Results: Out of 932 cases, 170 were culture positives, where females were 100 and males were 70. 85% of them were Gram negatives, 11.56% were Gram positives were 11.56% and 2.35% were Fungal. Most common GNB isolate identified was E coli (56.16%), followed by Klebsiella spp. (23.97%), while GPC was CONS (58.8%) and Enterococci (35.3%). 99% of gram negative organisms were susceptible to Imipenem, and 96% of organism were susceptible to Piperacillin-Tazobactum and Cefaperozone sulbactum. All gram positive cocci were 100% susceptible to Vancomycin.

Conclusion: Gram negative bacilli were predominant than Gram positive cocci. E. coli was commonest organism with 15.3% of ESBL positive. 26.47% of total cultures positive were multidrug resistant.

Keywords: Urinary tract infection; E. coli; Klebsiella; Multidrug resistant; ESBL; Amikacin; Cephalosporins

Introduction

The problem of UTI spans all age groups beginning with Neonates. The frequency of UTI in infants is 1 to 2% much more common in boys during the first 3, months and thereafter in girls. Pyelonephritis is common in infants [1].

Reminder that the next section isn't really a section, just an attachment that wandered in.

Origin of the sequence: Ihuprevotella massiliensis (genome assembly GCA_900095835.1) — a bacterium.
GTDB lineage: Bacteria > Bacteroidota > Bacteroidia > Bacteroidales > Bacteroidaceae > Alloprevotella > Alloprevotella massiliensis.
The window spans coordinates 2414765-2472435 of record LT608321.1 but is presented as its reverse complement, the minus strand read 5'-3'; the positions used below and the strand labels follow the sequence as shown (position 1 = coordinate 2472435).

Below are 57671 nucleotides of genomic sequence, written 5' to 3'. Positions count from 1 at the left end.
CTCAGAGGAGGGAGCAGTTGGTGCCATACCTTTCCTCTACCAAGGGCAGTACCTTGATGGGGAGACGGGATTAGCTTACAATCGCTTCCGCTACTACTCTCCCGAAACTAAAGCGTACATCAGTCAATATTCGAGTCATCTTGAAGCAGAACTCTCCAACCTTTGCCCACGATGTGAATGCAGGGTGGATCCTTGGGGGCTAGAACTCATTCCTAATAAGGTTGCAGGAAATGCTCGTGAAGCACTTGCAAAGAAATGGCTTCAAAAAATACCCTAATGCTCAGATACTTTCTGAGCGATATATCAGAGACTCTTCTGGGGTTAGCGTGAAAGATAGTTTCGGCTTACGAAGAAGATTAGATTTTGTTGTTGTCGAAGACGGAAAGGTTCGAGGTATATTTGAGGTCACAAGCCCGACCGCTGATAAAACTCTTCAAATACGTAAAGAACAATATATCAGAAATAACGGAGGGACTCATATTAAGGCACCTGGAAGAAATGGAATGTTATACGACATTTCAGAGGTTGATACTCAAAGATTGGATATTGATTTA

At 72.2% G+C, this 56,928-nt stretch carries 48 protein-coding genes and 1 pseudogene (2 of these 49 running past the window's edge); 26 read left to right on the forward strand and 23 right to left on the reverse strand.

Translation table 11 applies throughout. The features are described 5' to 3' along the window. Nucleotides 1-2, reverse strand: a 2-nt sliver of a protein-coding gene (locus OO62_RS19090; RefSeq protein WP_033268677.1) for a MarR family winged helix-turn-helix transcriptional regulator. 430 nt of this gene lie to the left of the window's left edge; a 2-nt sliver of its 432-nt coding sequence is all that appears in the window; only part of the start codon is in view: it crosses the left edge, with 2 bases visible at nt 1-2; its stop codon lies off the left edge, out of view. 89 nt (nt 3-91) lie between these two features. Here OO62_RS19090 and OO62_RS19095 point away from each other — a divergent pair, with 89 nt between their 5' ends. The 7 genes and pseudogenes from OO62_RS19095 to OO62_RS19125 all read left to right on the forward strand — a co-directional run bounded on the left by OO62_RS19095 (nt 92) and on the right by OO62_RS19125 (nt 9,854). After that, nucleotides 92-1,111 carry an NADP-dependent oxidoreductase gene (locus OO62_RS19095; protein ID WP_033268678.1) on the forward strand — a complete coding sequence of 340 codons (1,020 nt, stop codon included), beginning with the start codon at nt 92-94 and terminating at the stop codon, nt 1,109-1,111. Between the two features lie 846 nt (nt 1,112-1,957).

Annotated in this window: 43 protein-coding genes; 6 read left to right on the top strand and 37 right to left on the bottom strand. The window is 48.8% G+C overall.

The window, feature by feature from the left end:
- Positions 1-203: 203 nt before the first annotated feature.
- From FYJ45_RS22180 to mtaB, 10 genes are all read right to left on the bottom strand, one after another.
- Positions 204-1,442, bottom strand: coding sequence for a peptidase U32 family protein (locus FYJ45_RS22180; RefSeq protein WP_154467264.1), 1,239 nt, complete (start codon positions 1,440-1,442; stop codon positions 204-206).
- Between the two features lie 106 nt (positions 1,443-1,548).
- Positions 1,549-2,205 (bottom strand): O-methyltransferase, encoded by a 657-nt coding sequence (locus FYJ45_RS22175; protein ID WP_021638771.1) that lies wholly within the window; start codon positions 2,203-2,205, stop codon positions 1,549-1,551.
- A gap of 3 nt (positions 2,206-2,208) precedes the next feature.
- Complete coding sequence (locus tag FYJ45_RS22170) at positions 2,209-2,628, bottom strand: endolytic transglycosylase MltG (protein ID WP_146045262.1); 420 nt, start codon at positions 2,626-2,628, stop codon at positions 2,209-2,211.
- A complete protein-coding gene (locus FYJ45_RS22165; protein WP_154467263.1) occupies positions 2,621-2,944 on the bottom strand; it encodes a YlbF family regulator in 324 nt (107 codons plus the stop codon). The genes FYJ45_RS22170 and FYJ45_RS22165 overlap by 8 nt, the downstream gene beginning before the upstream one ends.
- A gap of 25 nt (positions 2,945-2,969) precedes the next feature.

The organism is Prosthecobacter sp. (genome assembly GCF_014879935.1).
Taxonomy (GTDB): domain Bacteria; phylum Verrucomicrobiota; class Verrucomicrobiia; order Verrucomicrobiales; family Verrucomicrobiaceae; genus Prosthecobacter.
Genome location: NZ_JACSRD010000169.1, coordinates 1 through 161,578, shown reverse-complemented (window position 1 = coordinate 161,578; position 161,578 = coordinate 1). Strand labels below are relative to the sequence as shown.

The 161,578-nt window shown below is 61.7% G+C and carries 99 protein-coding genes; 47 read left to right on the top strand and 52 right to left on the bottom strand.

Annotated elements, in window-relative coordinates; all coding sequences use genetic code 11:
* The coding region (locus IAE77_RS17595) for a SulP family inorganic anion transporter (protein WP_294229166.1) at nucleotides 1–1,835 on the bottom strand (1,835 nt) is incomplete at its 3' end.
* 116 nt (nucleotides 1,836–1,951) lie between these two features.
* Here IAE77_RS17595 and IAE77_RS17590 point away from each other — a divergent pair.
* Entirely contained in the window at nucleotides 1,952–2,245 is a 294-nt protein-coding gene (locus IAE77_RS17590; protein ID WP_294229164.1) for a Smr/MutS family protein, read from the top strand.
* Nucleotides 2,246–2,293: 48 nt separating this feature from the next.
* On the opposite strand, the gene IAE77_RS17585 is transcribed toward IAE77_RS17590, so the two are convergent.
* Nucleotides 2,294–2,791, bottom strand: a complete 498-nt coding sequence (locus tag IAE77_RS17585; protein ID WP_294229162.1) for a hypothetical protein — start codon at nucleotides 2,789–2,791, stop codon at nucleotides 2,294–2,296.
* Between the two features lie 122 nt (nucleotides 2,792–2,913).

UTI is mainly due to the ascending infection from the urethra. The diagnosis of UTI in young children is important as it may be the marker of urinary tract abnormalities. Diagnosis based on clinical features is difficult because of the varied non specific clinical features. Early diagnosis is important to preserve renal function of the growing kidney [2]. In the past (30-50) years natural history of pediatric UTI has changed because of evolution of antibiotic and improvement in antibiotic care [3].

This study was undertaken to know the clinical and bacteriological profile of urinary tract infection in children in Sree Gokulam Medical College and Research Hospital, Trivandrum.

Material and Methods